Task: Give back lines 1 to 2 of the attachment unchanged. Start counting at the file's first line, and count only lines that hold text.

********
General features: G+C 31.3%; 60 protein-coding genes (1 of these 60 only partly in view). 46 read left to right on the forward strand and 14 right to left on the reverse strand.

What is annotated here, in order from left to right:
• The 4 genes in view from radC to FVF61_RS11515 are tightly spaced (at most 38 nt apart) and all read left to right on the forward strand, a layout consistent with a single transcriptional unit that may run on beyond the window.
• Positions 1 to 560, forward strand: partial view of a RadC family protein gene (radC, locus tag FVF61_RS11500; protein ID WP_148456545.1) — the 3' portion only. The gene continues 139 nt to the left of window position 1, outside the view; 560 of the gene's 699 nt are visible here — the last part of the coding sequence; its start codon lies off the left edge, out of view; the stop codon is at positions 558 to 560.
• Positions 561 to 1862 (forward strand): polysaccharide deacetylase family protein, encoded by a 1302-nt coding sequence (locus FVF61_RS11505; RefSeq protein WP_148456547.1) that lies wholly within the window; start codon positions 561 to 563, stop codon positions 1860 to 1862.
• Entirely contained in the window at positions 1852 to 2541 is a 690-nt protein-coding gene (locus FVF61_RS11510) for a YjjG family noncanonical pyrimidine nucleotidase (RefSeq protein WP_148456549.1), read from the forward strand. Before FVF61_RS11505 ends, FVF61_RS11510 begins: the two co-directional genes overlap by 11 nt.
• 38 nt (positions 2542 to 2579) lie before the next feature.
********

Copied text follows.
General features: G+C 31.3%; 60 protein-coding genes (1 of these 60 only partly in view). 46 read left to right on the forward strand and 14 right to left on the reverse strand.

What is annotated here, in order from left to right: